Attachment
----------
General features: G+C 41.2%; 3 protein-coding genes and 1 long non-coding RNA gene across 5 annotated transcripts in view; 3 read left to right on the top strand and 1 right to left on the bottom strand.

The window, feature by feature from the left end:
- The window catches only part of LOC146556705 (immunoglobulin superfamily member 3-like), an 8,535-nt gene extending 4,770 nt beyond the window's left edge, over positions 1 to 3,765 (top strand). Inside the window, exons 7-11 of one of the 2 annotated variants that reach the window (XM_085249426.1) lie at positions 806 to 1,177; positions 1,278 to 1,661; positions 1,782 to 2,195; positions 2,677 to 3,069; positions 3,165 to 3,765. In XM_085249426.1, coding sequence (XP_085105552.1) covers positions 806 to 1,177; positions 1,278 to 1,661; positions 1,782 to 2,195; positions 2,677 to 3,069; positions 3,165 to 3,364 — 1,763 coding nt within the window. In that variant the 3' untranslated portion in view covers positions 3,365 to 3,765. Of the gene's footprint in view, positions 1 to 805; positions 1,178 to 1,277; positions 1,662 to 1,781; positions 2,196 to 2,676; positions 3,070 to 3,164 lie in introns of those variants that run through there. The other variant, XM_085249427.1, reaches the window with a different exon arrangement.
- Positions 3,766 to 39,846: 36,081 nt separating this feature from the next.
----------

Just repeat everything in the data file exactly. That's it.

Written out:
General features: G+C 41.2%; 3 protein-coding genes and 1 long non-coding RNA gene across 5 annotated transcripts in view; 3 read left to right on the top strand and 1 right to left on the bottom strand.

The window, feature by feature from the left end:
- The window catches only part of LOC146556705 (immunoglobulin superfamily member 3-like), an 8,535-nt gene extending 4,770 nt beyond the window's left edge, over positions 1 to 3,765 (top strand). Inside the window, exons 7-11 of one of the 2 annotated variants that reach the window (XM_085249426.1) lie at positions 806 to 1,177; positions 1,278 to 1,661; positions 1,782 to 2,195; positions 2,677 to 3,069; positions 3,165 to 3,765. In XM_085249426.1, coding sequence (XP_085105552.1) covers positions 806 to 1,177; positions 1,278 to 1,661; positions 1,782 to 2,195; positions 2,677 to 3,069; positions 3,165 to 3,364 — 1,763 coding nt within the window. In that variant the 3' untranslated portion in view covers positions 3,365 to 3,765. Of the gene's footprint in view, positions 1 to 805; positions 1,178 to 1,277; positions 1,662 to 1,781; positions 2,196 to 2,676; positions 3,070 to 3,164 lie in introns of those variants that run through there. The other variant, XM_085249427.1, reaches the window with a different exon arrangement.
- Positions 3,766 to 39,846: 36,081 nt separating this feature from the next.